, , , , , , , , , , , , , , , , , , , , , , , , , , , , , , , , , , , , , , , , , , , , , , , , , , , ,

In the United States, 49 million Americans receive their drinking water from surface sources located within 50 miles of an active nuclear power plant —inside the boundary the Nuclear Regulatory Commission uses to assess risk to food and water supplies.” (“Too Close to Home: Nuclear Power and the Threat to Drinking Water“, Environment America-PIRG,2012) We have learned from Windscale, Chernobyl, and Fukushima that the radioactive fallout can travel much further than 50 miles.

Comment on the Environmental Protection Agency (EPA) Notice: [Nonprotective Inaction ] “Guide for Drinking Water after a Radiological Incident” (PAG) here: https://www.regulations.gov/docket?D=EPA-HQ-OAR-2007-0268 by 11.59 pm on 25 July 2016. It is quick, easy and can be anonymous.
idaho National Lab INL gov Fukushima 4 reactors
Early in the Fukushima Nuclear Disaster

Nuclear Power Stations Legally Leak Radioactive materials into the environment, including waterways, on a routine basis, which is why the US, and other countries, have Clean Water rules limiting them in drinking water. The US EPA seeks to undermine the rule by issuing recommendations to state and local governments-utilities which suggest that it is ok to increase radiation in water in the event of a nuclear accident. But, there is no safe dose of ionizing radiation. And, the lethal nature of radionuclides is why there are legal limits on the amount legally allowed in drinking water (although none should be allowed). Furthermore, the EPA so-called guidance is written in a confusing way which could easily be misinterpreted leading to even higher exposure and risks.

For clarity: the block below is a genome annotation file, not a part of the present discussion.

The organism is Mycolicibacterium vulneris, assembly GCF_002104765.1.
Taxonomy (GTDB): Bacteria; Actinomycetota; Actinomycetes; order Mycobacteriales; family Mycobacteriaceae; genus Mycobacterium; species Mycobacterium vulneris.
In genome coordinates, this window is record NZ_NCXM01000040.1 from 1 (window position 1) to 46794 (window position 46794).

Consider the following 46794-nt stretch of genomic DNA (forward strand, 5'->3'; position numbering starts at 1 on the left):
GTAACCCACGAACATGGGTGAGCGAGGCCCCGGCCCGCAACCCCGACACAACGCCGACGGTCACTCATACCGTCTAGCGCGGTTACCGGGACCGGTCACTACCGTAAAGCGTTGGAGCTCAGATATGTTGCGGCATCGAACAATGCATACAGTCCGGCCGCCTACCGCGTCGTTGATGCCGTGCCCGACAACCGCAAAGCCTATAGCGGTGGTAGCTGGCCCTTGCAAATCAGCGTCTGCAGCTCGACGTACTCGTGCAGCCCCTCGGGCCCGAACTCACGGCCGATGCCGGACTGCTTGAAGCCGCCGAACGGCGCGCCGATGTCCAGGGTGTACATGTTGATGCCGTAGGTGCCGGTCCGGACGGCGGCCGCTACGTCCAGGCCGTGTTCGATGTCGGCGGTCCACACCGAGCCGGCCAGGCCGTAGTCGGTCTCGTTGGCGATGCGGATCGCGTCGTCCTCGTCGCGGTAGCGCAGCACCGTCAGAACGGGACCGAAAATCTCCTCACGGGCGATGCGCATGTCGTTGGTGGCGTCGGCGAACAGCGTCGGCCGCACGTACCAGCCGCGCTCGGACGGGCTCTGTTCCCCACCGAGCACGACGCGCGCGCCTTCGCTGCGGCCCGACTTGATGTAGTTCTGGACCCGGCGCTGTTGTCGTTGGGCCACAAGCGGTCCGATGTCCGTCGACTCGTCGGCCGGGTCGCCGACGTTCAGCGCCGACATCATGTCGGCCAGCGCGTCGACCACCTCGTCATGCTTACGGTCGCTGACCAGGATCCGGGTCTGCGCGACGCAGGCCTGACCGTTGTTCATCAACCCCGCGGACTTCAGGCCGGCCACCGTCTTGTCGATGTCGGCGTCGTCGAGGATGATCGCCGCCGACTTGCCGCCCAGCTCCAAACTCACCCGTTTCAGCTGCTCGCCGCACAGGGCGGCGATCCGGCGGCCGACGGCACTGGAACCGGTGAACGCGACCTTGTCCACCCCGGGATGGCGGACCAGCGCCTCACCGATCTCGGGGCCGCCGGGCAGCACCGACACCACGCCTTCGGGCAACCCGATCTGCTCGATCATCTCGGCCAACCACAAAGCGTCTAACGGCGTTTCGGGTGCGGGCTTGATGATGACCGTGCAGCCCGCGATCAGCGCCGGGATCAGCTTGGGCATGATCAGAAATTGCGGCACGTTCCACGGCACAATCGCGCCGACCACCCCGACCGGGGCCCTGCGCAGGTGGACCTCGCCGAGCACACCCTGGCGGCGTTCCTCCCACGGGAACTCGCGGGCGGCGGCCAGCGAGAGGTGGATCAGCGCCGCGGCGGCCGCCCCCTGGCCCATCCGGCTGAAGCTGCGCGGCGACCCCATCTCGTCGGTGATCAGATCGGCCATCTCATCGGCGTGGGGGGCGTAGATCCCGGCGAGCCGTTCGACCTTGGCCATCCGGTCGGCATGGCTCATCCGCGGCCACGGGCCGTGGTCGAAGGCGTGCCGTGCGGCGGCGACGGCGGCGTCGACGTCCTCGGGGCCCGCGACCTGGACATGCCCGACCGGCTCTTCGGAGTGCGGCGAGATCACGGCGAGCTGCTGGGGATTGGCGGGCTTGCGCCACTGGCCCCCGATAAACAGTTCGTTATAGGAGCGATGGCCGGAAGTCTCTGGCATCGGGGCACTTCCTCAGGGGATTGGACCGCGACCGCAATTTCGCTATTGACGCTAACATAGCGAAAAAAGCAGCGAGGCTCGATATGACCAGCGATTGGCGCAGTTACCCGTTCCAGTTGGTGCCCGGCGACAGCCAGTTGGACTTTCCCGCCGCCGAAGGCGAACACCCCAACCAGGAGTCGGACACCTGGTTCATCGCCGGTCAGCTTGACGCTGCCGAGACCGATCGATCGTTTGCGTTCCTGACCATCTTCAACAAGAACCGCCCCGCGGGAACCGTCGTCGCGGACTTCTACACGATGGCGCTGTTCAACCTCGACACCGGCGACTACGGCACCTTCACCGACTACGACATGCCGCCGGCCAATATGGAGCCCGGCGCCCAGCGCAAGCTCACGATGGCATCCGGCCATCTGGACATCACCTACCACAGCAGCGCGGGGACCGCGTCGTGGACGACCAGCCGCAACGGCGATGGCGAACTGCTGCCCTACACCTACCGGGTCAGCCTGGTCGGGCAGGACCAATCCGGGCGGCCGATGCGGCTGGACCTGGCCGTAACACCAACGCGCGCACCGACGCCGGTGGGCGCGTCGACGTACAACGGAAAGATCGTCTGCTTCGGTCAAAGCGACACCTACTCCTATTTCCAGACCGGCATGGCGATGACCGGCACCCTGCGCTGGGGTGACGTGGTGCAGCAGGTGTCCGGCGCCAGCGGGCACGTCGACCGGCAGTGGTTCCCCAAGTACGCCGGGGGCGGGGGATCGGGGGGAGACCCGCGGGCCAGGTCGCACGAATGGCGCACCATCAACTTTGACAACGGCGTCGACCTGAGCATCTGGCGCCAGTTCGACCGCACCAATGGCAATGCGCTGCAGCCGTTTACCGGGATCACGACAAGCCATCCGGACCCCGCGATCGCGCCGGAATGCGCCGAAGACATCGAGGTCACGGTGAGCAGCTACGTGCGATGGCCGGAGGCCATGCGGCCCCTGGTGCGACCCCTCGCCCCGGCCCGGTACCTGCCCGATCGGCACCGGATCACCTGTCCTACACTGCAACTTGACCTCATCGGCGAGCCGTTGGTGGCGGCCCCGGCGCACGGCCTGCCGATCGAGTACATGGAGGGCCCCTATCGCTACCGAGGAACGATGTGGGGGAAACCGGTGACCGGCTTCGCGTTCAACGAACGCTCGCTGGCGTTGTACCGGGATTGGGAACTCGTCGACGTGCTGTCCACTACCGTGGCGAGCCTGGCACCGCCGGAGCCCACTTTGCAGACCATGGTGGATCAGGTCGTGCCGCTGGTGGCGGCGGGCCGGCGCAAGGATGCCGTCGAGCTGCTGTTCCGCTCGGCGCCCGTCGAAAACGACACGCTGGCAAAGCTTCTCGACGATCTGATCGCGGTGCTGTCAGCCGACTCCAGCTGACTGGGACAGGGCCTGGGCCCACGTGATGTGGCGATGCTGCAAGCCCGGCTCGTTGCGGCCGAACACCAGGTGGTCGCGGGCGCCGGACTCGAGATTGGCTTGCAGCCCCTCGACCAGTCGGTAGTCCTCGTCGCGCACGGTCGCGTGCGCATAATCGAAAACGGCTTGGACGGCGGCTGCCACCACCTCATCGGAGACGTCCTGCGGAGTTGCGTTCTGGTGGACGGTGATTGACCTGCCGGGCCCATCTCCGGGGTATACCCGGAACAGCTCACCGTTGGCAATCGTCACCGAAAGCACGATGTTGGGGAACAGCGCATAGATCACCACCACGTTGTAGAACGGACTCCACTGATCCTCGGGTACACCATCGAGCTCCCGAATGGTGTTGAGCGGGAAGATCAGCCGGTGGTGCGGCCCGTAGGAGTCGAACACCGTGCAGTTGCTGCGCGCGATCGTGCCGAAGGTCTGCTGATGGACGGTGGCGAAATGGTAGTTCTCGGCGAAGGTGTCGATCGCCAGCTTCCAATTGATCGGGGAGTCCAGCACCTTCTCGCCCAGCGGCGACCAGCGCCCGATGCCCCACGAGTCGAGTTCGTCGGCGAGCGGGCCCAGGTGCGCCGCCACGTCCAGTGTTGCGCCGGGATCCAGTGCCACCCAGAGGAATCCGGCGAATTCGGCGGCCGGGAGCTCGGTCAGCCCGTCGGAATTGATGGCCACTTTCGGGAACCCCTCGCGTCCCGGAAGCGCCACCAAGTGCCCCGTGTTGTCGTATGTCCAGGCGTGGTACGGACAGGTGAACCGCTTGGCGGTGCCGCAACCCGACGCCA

According to US EPA: “Radionuclides in Drinking Water: A Small Entity Compliance Guide“, p. 3:
US EPA: Radionuclides in Drinking Water: A Small Entity Compliance Guide, p. 3

For maps see: “Do you live within 50 miles of a nuclear reactor? One third of Americans do…http://www.psr.org/resources/evacuation-zone-nuclear-reactors.html

Palisades Nuclear Power Station on Lake Michigan, apparent outfall of contaminated water.
Palisades outfall and rust nuclear
Waterford Nuclear Power Station on the Mississippi, apparent outfall of contaminated water. New Orleans gets water just downriver (approx. 30 miles).
Waterford nuclear on the miss facing
Discharge Paths – continuous to Mississippi River.http://web.archive.org/web/20160509053632/http://pbadupws.nrc.gov/docs/ML0403/ML040350289.pdf